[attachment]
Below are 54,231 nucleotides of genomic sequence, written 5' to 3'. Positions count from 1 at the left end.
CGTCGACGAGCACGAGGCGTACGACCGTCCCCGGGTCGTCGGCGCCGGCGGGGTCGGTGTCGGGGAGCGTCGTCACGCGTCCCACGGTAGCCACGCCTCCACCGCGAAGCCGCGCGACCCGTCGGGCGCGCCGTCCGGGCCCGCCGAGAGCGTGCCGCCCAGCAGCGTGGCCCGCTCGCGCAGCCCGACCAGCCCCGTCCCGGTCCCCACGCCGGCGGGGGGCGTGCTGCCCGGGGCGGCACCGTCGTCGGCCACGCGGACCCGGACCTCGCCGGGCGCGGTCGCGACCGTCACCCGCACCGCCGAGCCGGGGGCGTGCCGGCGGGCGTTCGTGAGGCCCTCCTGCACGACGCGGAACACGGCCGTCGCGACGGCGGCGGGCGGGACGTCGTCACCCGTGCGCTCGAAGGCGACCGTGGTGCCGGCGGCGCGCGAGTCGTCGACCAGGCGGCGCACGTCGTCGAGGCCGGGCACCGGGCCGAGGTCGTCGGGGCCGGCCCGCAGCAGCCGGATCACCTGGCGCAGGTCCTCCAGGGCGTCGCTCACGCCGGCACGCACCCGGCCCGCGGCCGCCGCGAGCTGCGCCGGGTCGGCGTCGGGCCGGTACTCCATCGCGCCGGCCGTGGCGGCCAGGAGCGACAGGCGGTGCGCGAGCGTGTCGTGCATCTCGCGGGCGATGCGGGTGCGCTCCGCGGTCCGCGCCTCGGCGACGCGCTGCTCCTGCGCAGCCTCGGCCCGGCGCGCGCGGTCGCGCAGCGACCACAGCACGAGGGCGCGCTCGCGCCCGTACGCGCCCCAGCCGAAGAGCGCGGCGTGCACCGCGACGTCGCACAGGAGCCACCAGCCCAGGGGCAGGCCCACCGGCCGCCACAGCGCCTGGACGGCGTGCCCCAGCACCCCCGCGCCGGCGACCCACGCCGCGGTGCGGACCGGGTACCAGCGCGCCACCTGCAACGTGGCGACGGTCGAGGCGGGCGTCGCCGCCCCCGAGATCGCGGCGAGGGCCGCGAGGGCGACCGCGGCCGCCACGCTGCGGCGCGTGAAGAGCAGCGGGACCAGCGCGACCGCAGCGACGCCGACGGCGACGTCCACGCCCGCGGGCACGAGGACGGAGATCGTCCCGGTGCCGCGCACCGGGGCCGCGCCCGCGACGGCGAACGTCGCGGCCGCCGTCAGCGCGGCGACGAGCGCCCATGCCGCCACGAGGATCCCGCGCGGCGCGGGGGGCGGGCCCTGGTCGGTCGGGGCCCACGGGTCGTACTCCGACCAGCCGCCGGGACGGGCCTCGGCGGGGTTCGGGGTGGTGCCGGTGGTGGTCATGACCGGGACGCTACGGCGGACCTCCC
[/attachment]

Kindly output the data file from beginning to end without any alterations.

Below are 54,231 nucleotides of genomic sequence, written 5' to 3'. Positions count from 1 at the left end.
CGTCGACGAGCACGAGGCGTACGACCGTCCCCGGGTCGTCGGCGCCGGCGGGGTCGGTGTCGGGGAGCGTCGTCACGCGTCCCACGGTAGCCACGCCTCCACCGCGAAGCCGCGCGACCCGTCGGGCGCGCCGTCCGGGCCCGCCGAGAGCGTGCCGCCCAGCAGCGTGGCCCGCTCGCGCAGCCCGACCAGCCCCGTCCCGGTCCCCACGCCGGCGGGGGGCGTGCTGCCCGGGGCGGCACCGTCGTCGGCCACGCGGACCCGGACCTCGCCGGGCGCGGTCGCGACCGTCACCCGCACCGCCGAGCCGGGGGCGTGCCGGCGGGCGTTCGTGAGGCCCTCCTGCACGACGCGGAACACGGCCGTCGCGACGGCGGCGGGCGGGACGTCGTCACCCGTGCGCTCGAAGGCGACCGTGGTGCCGGCGGCGCGCGAGTCGTCGACCAGGCGGCGCACGTCGTCGAGGCCGGGCACCGGGCCGAGGTCGTCGGGGCCGGCCCGCAGCAGCCGGATCACCTGGCGCAGGTCCTCCAGGGCGTCGCTCACGCCGGCACGCACCCGGCCCGCGGCCGCCGCGAGCTGCGCCGGGTCGGCGTCGGGCCGGTACTCCATCGCGCCGGCCGTGGCGGCCAGGAGCGACAGGCGGTGCGCGAGCGTGTCGTGCATCTCGCGGGCGATGCGGGTGCGCTCCGCGGTCCGCGCCTCGGCGACGCGCTGCTCCTGCGCAGCCTCGGCCCGGCGCGCGCGGTCGCGCAGCGACCACAGCACGAGGGCGCGCTCGCGCCCGTACGCGCCCCAGCCGAAGAGCGCGGCGTGCACCGCGACGTCGCACAGGAGCCACCAGCCCAGGGGCAGGCCCACCGGCCGCCACAGCGCCTGGACGGCGTGCCCCAGCACCCCCGCGCCGGCGACCCACGCCGCGGTGCGGACCGGGTACCAGCGCGCCACCTGCAACGTGGCGACGGTCGAGGCGGGCGTCGCCGCCCCCGAGATCGCGGCGAGGGCCGCGAGGGCGACCGCGGCCGCCACGCTGCGGCGCGTGAAGAGCAGCGGGACCAGCGCGACCGCAGCGACGCCGACGGCGACGTCCACGCCCGCGGGCACGAGGACGGAGATCGTCCCGGTGCCGCGCACCGGGGCCGCGCCCGCGACGGCGAACGTCGCGGCCGCCGTCAGCGCGGCGACGAGCGCCCATGCCGCCACGAGGATCCCGCGCGGCGCGGGGGGCGGGCCCTGGTCGGTCGGGGCCCACGGGTCGTACTCCGACCAGCCGCCGGGACGGGCCTCGGCGGGGTTCGGGGTGGTGCCGGTGGTGGTCATGACCGGGACGCTACGGCGGACCTCCC